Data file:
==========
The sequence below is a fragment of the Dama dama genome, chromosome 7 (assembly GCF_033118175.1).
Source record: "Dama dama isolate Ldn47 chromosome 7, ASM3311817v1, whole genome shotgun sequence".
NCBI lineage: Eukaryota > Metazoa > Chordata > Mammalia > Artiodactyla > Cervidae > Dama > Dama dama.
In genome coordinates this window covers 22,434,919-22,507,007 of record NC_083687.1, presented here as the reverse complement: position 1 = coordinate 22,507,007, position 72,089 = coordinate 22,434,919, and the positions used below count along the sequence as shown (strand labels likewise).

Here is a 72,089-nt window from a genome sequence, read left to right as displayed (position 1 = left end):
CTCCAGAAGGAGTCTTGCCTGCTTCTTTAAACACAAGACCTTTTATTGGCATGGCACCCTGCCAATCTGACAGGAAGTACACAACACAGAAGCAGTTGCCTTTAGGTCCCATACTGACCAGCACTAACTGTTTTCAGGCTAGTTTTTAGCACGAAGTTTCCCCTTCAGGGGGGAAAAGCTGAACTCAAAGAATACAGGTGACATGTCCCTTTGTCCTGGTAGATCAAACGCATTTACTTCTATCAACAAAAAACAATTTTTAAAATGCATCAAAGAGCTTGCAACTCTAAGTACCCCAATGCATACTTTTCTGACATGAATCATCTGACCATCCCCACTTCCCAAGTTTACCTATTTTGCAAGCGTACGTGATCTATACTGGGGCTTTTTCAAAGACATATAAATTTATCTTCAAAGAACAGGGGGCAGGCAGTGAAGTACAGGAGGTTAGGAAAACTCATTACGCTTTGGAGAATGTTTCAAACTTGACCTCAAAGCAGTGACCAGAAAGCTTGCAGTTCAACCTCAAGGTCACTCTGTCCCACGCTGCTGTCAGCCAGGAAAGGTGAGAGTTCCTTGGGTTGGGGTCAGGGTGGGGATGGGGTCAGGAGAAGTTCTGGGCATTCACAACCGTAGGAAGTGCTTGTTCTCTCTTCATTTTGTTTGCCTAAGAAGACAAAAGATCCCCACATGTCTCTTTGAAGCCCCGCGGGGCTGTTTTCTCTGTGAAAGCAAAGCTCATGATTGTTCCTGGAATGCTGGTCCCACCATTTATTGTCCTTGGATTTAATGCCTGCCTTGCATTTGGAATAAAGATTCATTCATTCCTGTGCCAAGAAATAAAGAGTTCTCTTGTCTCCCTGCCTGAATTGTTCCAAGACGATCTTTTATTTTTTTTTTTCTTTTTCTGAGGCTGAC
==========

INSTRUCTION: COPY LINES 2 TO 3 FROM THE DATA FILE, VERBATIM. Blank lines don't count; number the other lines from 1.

Source record: "Dama dama isolate Ldn47 chromosome 7, ASM3311817v1, whole genome shotgun sequence".
NCBI lineage: Eukaryota > Metazoa > Chordata > Mammalia > Artiodactyla > Cervidae > Dama > Dama dama.